His family noted he always found the time to be present regardless of such a significant work load. Communities in which he lived benefitted from his dedication to the Methodist Church from Luray, Virginia, to Hargrove United Methodist in Tuscaloosa, to Hewett United Methodist, now Hope of Albertville. Friends and colleagues have commented on his knowledge of Methodist doctrine noting he was often a resource for questions about the why and/or how of church administration. A long-time teacher, a Sunday School room still bears his name in honorarium. He has been described as truly having a servant’s heart.
Dr. Ratcliffe’s influence was felt in almost every administrative committee, in the choir where his booming bass will be missed, as Lay Leader and frequent guest speaker, and as delegate to United Methodist Conference. Handwritten copies of his talks can be found in his desk. Dr. Ratcliffe, late-wife Gaynell, and current wife Nancy contributed countless hours to the service of the greater community through their collective efforts within the United Methodist Church.
After his retirement, he applied the same discipline and selflessness to community service, joining the Albertville Rotary Club where he spent a term as President and was a Paul Harris Fellow. He joined the Chamber of Commerce Board also completing a term as President. An avid gardener and lover of all things yard work, he had great joy in being a founding member of Keep Albertville Beautiful.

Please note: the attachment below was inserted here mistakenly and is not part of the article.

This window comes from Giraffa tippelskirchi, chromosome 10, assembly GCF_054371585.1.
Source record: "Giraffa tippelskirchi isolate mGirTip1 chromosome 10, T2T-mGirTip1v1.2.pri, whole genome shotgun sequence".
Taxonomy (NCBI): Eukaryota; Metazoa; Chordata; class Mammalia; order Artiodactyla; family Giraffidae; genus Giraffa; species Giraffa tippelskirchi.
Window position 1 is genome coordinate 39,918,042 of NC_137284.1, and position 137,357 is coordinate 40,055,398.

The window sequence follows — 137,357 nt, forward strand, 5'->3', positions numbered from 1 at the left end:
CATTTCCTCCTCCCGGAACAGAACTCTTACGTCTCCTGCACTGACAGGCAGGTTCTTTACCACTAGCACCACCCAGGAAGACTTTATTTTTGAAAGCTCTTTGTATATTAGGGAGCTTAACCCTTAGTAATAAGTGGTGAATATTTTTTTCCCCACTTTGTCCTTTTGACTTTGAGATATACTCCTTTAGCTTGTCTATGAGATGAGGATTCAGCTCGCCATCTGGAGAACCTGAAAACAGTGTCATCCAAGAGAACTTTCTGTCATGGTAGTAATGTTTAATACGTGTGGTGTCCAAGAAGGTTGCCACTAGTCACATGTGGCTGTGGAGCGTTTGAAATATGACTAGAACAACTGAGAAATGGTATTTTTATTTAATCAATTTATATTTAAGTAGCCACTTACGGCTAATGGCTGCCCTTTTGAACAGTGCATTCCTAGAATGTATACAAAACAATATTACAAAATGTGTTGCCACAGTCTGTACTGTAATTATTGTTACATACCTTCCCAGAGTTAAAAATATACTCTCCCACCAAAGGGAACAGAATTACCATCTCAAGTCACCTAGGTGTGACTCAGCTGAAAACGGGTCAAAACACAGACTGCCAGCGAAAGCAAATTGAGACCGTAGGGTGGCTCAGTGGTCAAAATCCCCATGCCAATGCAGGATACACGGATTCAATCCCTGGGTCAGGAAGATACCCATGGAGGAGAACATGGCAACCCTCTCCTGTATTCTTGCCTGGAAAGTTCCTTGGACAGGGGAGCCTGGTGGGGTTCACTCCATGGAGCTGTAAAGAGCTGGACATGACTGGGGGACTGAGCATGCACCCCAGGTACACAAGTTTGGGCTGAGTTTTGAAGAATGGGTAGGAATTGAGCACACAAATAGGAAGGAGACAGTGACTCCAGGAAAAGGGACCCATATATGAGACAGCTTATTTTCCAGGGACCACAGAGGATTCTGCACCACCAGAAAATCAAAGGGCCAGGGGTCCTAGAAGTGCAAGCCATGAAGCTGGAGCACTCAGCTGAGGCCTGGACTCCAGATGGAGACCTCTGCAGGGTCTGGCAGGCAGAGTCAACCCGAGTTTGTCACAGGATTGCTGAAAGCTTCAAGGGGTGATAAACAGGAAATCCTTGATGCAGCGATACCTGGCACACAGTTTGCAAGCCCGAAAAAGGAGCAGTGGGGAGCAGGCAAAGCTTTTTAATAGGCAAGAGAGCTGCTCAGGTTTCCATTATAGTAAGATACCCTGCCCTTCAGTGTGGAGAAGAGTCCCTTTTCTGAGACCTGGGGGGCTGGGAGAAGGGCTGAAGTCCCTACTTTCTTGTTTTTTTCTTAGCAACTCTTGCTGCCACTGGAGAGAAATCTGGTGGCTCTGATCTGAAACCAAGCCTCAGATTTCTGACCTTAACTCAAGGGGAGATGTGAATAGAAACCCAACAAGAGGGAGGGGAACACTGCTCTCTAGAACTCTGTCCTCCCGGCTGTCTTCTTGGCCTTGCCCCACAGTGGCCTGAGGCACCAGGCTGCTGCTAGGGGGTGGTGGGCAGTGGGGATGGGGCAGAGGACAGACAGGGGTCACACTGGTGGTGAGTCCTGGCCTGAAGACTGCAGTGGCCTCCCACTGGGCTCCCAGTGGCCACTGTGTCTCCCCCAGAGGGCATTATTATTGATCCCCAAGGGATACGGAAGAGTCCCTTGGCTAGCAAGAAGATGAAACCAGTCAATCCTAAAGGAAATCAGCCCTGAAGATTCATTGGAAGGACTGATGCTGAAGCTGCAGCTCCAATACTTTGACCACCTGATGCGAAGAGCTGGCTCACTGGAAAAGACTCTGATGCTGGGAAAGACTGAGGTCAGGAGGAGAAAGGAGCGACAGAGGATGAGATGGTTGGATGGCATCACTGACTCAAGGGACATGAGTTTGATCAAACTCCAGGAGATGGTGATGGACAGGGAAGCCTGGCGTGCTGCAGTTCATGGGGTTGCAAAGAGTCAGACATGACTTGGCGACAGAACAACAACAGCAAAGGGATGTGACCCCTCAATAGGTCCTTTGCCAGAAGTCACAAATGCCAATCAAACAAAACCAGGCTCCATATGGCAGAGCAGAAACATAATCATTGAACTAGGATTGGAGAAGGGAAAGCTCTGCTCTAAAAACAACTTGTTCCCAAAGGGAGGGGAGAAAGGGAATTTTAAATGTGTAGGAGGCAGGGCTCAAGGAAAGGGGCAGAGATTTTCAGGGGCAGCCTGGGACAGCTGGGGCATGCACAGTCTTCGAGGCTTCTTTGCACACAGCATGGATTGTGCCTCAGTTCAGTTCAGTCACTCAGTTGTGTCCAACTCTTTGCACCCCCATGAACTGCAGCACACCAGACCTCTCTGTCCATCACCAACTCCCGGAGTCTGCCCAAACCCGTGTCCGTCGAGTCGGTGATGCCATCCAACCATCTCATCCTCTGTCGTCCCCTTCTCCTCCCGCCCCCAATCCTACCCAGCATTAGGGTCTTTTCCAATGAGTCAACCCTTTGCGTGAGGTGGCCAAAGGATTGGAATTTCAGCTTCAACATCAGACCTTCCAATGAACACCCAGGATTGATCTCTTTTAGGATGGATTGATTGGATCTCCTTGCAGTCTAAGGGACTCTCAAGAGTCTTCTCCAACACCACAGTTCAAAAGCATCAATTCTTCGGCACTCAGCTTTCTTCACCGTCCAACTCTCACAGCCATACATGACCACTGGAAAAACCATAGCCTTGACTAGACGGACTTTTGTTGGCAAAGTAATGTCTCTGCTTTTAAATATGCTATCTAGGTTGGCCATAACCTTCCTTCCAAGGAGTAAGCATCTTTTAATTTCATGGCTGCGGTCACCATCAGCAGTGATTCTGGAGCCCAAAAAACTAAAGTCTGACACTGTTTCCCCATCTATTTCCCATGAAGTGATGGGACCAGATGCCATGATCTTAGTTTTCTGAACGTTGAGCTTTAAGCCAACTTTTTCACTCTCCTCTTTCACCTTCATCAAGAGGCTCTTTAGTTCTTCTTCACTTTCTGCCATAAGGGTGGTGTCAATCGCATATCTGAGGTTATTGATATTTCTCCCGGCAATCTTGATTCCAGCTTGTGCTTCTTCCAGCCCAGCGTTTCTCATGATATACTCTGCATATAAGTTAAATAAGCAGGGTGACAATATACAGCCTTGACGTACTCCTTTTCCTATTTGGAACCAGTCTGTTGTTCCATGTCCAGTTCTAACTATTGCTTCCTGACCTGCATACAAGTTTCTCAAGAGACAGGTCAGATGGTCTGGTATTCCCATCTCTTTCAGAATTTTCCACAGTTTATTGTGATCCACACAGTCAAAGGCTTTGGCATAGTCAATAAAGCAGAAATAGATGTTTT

Dr. Ratcliffe initiated the Albertville High School Hall of Fame Honorary Society, spent hours researching potential candidates, and was so excited to share the accomplishments of Albertville’s own. He was subsequently granted an honorary diploma from Albertville High School allowing his own induction as an honorary member of the Albertville High School Hall of Fame, which surprised and delighted him.
Last, he was truly humbled, feeling a deep sense of fulfillment when named the 2017 Albertville Citizen of the Year. Never one to seek recognition, that extended to him over the last several years was truly cherished.
Rarely was a cross word spoken by or about him. Dr. Ratcliffe was described by his family, colleagues, and friends as a confidante, comforter, wise advisor, advocate, and mentor. He loved well and deeply and was well-loved in return.
Survivors include his second wife of 17 years Nancy Adams Ratcliffe; three sons and two daughters-in-law, Alfred A. Ratcliffe, III of Alabaster, William F. Ratcliffe (Cappy) of Helena and Masara Gumiro (Loretta) of Frisco, TX; two daughters and two sons-in-law, Dr. Ann Elizabeth Jacobson (Jeremiah) of Granger, IN and Megan W. Carter (Bence) of Dothan; eight grandchildren, Aly Kate Ratcliffe; Ethan and Owen Jacobson; William, Benjamin, and Anne Elizabeth Ratcliffe; Georgia Carter; and Masara and Mason Gumiro.
He was preceded in death by his parents and one sister, Alfred. A. Ratcliffe, Sr. and Elsie R. Ratcliffe and Phyllis Ratcliffe, and late wife Alethia Gaynell Morris Ratcliffe. He and Gaynell were high school sweethearts and were married for 37 years until her death in 2002.
Pallbearers were J. Michael Belyeu, M.D., M. Wayne Peters, M.D., R. Scott Anderson, M.D., John Gullahorn, Tony Cochran, Shane Davis, Steve Denney, Ben McGowan, Paul McAbee, and Kyle Harbor. Honorary pallbearers were Russell L. Anderson, M.D. and B. Allen Watson, M.D., along with members of the Medical Staff of Marshall Medical Center South and the Albertville Rotary Club.
In lieu of flowers, memorial donations may be made to Shepherd’s Cove Hospice, Keep Albertville Beautiful, or Hope United Methodist Church.